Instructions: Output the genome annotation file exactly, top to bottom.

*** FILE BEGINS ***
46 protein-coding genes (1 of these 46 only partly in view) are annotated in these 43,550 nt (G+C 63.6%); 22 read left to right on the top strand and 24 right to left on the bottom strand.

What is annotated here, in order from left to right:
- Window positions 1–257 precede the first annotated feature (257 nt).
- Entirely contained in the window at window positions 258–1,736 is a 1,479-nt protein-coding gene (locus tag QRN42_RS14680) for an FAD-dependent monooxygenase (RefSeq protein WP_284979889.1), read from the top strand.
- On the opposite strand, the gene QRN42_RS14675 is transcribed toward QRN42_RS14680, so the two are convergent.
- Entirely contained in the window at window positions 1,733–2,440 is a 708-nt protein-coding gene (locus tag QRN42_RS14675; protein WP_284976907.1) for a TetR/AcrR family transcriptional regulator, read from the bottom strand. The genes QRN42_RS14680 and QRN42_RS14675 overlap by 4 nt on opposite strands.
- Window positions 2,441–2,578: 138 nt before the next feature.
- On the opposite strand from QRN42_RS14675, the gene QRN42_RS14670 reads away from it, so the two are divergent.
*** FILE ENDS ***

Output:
46 protein-coding genes (1 of these 46 only partly in view) are annotated in these 43,550 nt (G+C 63.6%); 22 read left to right on the top strand and 24 right to left on the bottom strand.

What is annotated here, in order from left to right:
- Window positions 1–257 precede the first annotated feature (257 nt).
- Entirely contained in the window at window positions 258–1,736 is a 1,479-nt protein-coding gene (locus tag QRN42_RS14680) for an FAD-dependent monooxygenase (RefSeq protein WP_284979889.1), read from the top strand.
- On the opposite strand, the gene QRN42_RS14675 is transcribed toward QRN42_RS14680, so the two are convergent.
- Entirely contained in the window at window positions 1,733–2,440 is a 708-nt protein-coding gene (locus tag QRN42_RS14675; protein WP_284976907.1) for a TetR/AcrR family transcriptional regulator, read from the bottom strand. The genes QRN42_RS14680 and QRN42_RS14675 overlap by 4 nt on opposite strands.
- Window positions 2,441–2,578: 138 nt before the next feature.
- On the opposite strand from QRN42_RS14675, the gene QRN42_RS14670 reads away from it, so the two are divergent.